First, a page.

An encounter with black-tipped reef sharks proves more fascinating than frightening
Experience a shot of adrenaline in the Tuamotus Islands while drifting alongside fascinating - and potentially dangerous - marine life
"Sharks!" I gasped as I looked downstream through the clear water.
Just ahead were three (make that four, five, seven!, was that two more?) black tipped sharks, all milling about, minding their own business, seemingly unaware that five hapless divers were being swept into them in a rapidly moving stream.
“Lift your foot!” I signalled to my friend Lauren as we passed the first little shark and nearly booted it in the head. We both tried to shift and contort to avoid them—all the while overcome with near-hysterical giggles as the bewildered sharks tried to sort out just what was happening as we blew through the centre of their school.
French Polynesia's Tuamotus Archipelago
(Image: Diane Selkirk)
French Polynesia may have been put on the map by Captain Cook and romanticized by artist Paul Gauguin, but there is more to the island nation than Tahiti’s soaring peaks and Bora Bora’s honeymoon resorts.
The Tuamotus’ are an archipelago of 76 atolls scattered across 900 miles of ocean. Once considered too dangerous to visit—they were dubbed the Dangerous Archipelago by French explorer Lois-Antoine de Bougainville because of the unseen reefs lurking below the surface—these days it’s the idea of danger that attracts visitors.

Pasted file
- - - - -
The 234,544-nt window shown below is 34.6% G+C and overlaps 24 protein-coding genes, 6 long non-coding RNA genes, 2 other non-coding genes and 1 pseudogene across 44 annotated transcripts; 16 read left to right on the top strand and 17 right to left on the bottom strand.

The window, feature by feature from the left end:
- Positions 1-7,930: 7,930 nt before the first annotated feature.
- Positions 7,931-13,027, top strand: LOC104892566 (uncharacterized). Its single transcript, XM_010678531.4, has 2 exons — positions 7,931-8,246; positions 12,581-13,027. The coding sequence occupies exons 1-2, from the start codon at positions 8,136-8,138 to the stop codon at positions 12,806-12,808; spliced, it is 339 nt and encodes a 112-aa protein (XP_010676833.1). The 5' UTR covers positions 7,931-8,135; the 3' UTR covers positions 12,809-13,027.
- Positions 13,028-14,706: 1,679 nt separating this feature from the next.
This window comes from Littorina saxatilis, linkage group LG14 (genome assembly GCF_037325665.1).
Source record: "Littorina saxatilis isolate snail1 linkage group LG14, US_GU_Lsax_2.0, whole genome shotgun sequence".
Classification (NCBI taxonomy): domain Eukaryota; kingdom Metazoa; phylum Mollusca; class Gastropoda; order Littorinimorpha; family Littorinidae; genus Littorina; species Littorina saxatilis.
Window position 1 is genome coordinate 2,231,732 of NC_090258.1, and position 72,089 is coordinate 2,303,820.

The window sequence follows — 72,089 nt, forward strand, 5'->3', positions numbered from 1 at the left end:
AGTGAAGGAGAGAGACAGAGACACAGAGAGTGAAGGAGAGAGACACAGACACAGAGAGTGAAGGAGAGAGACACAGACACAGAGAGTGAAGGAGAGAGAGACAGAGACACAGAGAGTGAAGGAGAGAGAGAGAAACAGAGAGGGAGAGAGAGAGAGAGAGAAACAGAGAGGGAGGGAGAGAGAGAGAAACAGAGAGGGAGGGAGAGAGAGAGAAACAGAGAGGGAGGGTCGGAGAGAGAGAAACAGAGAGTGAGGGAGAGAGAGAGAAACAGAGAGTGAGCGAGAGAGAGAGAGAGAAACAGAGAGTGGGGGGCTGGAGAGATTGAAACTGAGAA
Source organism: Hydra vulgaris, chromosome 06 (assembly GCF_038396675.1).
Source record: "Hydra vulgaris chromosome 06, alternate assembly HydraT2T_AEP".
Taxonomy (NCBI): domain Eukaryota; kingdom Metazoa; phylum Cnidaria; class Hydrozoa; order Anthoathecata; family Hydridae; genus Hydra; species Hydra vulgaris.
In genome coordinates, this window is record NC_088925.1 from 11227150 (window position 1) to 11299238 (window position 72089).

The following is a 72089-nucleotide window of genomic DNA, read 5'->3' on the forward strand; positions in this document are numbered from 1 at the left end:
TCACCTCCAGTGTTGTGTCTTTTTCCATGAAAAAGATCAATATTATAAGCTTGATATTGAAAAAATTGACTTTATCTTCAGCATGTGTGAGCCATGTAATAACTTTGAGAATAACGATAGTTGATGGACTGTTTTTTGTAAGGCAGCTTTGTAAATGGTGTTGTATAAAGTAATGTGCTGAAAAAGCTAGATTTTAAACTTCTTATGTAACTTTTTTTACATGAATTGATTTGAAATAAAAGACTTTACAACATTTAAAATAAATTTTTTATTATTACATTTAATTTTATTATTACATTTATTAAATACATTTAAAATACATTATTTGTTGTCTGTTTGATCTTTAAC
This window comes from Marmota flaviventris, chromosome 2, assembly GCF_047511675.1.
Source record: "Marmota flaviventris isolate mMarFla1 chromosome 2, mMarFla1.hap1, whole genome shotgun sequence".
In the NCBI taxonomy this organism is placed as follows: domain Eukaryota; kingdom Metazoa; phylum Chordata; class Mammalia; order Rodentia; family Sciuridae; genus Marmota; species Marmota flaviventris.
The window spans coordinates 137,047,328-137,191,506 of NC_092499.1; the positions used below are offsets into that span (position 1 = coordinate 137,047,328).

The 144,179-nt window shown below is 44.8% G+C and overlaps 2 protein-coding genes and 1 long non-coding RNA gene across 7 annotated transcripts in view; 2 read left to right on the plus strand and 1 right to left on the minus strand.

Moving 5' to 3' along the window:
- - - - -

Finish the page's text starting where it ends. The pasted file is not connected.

Most people who visit the Tuamotus do so for the diving (although the pearls are also pretty nifty…). The atolls boast unparalleled sea life including some 400 species of fish swimming around the reefs and sharks, lots of sharks. There are plenty of reefs and bommies (coral heads) found inside the atolls, which offer gorgeous, albeit low-adrenalin dives. But it’s the drift dives—where you ride the current either into or out of an atoll—that make the place truly special.
(Image: Diane Selkirk)
Drift diving is like being on a poorly maintained conveyor belt in the world’s coolest interactive aquarium. At times you blast past colourful corals and through schools of fish. Other times you loaf along (or perhaps stop then go backwards) and have time to look a huge napoleon wrasse in the eye before the current catches you again.
The south pass at Fakarava became our favourite dive on our trip through the atolls; on our first dive we saw a giant manta ray, as well as white tipped and black tipped reef sharks. On subsequent dives we added a nurse shark and grey reef sharks to our 'sharks seen' list. We soon discovered that unless the sharks were particularly large and excessively interested in us, or we were about to inadvertently run one (or several) down, swimming with the fascinating creatures was more fun than frightening.
The current eased off just after we made it through the sharks. The pass widened out and we slowed down. As we were exploring, Lauren pointed out a giant manta ray cruising by. A few minutes later it returned with two other rays. Soon we had five rays circling us—swimming just out of reach, but seemingly as intrigued by us as we were them before they swam on. With the current nearly halted there was time to look closely at the rainbow coloured coral—and catch our breath—all the while pondering our next dive.
Out of the water don’t miss: A lagoon excursion—visit the ghost village of Tetamanu and take a walk along the outer reef. Then head back to town and visit the pearl farm where you’ll learn how pearls are produced, how the colours are obtained and what to look for in a quality pearl.